That was when the crying began.
In case you were wondering what the clinical definition of “clusterfuck” is, here you go: put Mommy in charge of two kids for the first time. Leave her alone for an hour. Watch the magic unfold!
I picked the Baby up, not yet shaken by her banshee-like screeches that suggested I had ripped off each of her toes off like little raisins and then carefully slipped each one into the blender. Could Daddy really not hear this in the bathroom upstairs? Was Ingrid really still snoring away?
Helpfully, Lila offered, “I think she’s mad.” Lila looked at the Baby again. “Really mad.”
Trying to remain calm, I said in my best cloying Mommy voice, “No, honey, she’s not mad, she’s just—”
Spontaneously-vomiting-out-of-her-nose-and-her-mouth-all-over-me-all-over-her-all-over-the-table-all-over-the-chairs-into-my-cereal-bowl-all-over-my-pajama-pants-all-over-her-clothes. Disgusting, soul-crushing vomit. Everywhere. All over hope, possibility, redemption, and happiness.
Lila pushed her chair away from the table with the force of an Olympian. “GROSS, Baby! Daddy? Can I watch Sesame Street?” Lila ran out of the kitchen, without even looking back.
With shame, I looked down into my lap, where the Baby weeps in my curdled-milk-covered arms, her little face crinkled into a crimson walnut of anger, resentment, and despondency. If walnuts could talk, mine would have said, “You heartless, selfish monster! How dare you abandon me in my Mamaroo without a burp! And then put me on that fast setting? Didn’t you see the ‘shaken baby’ movie at the hospital?! I AM CALLING CHILD SERVICES THE SECOND I LEARN HOW TO USE A PHONE!”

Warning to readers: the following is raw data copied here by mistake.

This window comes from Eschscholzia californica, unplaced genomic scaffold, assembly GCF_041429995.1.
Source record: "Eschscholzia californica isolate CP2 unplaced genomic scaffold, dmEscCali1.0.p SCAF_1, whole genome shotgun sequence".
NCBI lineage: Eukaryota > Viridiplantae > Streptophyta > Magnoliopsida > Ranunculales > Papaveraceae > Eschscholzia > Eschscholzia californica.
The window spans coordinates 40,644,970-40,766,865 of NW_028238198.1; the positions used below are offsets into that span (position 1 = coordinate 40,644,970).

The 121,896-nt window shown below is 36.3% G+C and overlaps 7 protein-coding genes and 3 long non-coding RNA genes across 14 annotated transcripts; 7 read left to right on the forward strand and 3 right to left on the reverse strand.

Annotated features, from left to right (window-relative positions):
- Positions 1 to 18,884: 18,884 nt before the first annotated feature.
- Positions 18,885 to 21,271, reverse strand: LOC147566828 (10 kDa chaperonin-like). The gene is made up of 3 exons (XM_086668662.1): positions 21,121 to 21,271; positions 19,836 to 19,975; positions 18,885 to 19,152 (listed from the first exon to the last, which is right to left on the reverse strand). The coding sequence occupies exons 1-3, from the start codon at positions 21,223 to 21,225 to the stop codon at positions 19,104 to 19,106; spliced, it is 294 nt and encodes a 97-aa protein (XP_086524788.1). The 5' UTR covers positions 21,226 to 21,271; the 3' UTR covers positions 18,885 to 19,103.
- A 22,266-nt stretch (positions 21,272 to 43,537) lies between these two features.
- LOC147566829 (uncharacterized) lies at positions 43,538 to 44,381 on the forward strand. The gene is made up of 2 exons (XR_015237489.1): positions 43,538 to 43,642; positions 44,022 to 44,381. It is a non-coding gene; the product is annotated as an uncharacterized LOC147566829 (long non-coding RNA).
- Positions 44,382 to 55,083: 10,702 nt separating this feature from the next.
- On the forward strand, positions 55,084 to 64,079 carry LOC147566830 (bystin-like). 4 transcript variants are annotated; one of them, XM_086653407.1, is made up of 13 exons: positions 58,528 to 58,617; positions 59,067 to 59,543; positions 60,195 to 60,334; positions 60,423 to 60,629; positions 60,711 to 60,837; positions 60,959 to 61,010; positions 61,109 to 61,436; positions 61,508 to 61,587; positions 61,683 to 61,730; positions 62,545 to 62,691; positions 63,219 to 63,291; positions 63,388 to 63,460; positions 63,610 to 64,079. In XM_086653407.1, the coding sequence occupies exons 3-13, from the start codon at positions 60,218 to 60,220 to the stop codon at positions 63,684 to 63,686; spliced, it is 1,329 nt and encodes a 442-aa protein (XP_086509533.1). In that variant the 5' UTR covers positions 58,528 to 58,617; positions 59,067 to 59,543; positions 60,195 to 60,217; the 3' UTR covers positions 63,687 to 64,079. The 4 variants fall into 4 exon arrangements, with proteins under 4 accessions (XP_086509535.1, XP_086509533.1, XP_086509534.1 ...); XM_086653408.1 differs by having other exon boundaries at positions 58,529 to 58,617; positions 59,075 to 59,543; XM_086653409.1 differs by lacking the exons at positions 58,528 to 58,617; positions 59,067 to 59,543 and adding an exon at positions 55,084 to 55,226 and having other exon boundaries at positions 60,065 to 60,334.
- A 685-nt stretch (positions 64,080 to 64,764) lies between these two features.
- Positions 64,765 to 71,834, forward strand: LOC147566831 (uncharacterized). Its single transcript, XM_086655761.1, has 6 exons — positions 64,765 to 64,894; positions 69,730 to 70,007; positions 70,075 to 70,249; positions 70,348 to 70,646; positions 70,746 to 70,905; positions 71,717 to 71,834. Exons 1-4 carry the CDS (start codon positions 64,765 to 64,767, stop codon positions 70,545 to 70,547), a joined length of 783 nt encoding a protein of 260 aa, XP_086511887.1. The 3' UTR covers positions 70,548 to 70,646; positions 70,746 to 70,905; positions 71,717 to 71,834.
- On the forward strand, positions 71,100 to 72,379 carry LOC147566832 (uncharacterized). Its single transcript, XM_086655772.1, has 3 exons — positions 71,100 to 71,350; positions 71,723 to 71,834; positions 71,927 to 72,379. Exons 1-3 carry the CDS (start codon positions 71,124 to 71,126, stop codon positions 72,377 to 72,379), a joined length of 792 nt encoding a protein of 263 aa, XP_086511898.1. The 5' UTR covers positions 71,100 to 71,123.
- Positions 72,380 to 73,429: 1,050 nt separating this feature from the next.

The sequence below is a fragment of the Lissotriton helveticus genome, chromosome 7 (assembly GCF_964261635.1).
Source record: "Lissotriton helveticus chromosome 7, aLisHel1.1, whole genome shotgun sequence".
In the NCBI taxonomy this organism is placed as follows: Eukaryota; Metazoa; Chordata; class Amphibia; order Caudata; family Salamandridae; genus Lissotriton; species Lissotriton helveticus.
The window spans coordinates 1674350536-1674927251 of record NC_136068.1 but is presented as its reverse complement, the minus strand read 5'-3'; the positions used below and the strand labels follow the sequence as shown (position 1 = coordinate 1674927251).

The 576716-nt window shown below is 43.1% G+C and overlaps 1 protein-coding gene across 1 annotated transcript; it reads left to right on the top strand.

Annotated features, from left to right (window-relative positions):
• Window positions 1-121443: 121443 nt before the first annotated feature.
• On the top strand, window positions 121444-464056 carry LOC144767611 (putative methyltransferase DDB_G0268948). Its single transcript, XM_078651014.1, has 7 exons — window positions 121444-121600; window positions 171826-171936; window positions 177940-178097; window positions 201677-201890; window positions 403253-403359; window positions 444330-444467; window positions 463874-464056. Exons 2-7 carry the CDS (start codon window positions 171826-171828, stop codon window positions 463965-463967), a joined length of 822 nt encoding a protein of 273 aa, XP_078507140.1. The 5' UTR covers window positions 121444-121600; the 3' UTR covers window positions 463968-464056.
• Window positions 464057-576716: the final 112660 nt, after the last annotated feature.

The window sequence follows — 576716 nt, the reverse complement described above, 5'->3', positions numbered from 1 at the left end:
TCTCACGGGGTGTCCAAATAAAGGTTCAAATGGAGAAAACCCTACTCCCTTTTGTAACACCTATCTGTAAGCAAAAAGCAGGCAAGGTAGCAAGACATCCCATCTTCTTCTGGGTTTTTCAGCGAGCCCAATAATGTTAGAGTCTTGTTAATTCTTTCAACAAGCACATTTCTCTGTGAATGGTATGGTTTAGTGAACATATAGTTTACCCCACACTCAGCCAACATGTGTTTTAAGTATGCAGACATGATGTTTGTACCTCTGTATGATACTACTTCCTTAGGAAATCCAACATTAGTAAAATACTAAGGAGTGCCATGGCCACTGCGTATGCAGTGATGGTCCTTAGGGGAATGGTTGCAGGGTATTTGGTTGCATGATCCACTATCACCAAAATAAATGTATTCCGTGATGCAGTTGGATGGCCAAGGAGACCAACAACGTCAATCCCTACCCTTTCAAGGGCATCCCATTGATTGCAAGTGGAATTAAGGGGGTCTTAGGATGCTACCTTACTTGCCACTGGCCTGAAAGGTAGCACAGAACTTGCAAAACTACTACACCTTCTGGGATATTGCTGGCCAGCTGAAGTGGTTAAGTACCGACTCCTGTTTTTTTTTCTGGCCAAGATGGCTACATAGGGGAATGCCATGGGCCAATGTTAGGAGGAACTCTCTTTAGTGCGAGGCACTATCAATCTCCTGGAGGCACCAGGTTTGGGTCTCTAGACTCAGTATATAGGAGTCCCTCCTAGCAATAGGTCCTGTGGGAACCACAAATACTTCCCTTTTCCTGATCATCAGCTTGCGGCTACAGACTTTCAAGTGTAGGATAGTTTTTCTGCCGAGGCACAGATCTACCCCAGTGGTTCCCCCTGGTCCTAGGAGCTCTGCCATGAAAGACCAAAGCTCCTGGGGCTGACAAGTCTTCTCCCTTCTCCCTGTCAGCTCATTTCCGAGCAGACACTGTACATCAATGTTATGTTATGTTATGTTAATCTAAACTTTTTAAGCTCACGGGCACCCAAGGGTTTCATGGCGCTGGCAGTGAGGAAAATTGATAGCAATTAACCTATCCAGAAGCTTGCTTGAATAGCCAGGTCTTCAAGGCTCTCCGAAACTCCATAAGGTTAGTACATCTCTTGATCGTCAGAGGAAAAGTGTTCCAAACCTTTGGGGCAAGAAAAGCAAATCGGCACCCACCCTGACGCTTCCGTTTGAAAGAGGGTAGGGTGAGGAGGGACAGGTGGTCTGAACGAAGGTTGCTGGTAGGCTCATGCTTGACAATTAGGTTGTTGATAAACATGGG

With sadness in my heart, and a sadder baby in my arms, my heavy feet dragging against the bright veneer of the day’s dearly-departed possibility, I lumbered up the stairs, back to the baby’s “real” Mommy: Nurse Ingrid.
I hung my head in shame, but somehow still mustered up the energy to make a literary reference to Of Mice and Men. Under my breath, I muttered to Ingrid, “I done a bad thing, George.” Sure, I didn’t kill a woman in a barn by stroking her hair too forcefully, but all the same, it had been a bad thing that I had done.
I had made the Mamaroo into a Puke-a-roo.
Ingrid rolled over in bed and wiped the sleep from her eyes as she asked, “You breakin’ my baby? Don’t be doin’ that! What you do now, Mama?”
“I think she exploded.”
“Don’t you be sayin’ that! Come here, Baby! Lemme see what Mama did to you!”
Ingrid’s sure hands take the Baby from mine, and as I turn around to see how the Baby is doing, both Baby and Ingrid refuse to make eye contact with me. They are a team, and Mommy is on the outs. For a brief second, the Baby glances at me, and her bloodshot cross-eyed face says it all, “Mommy? NOT COOL.”
And with that, it’s time to take Lila to camp.
I walk away from the Baby feeling horrible and depressed and woefully inept to the bedroom to get Lila, where she is watching Sesame Street, contentedly oblivious to all of Mommy’s moral failings. As I take her off the bed, I am reminded of a line from “Lilly’s Purple Plastic Purse,” a book that Lila happens to be obsessed with at the moment. (A strange side effect of parenting is that you begin to read personal moral significance into children’s stories; this is because your brain is aching to analyze something—anything— so it won’t atrophy from lack of use.) Anyway, the book is the story of a mouse teacher and his mouse pupil, Lilly. Lilly becomes angry with Mr. Slinger when he doesn’t let Lilly show her purse to her class. On her way home—after mocking Mr. Slinger and slandering his venerable rodent reputation—Lilly looks in her bag and finds a note from her teacher that reads: “Today was a difficult day. Tomorrow will be better.”
And it’s this message that lingers in my head today, perhaps sitting quietly in my brain all the time when my abilities as a parent come up short; after all, the best laid plans of mice and men often go awry. As for today, it may be a difficult day. But tomorrow? Tomorrow will be better.
Thank you, Mr. Slinger.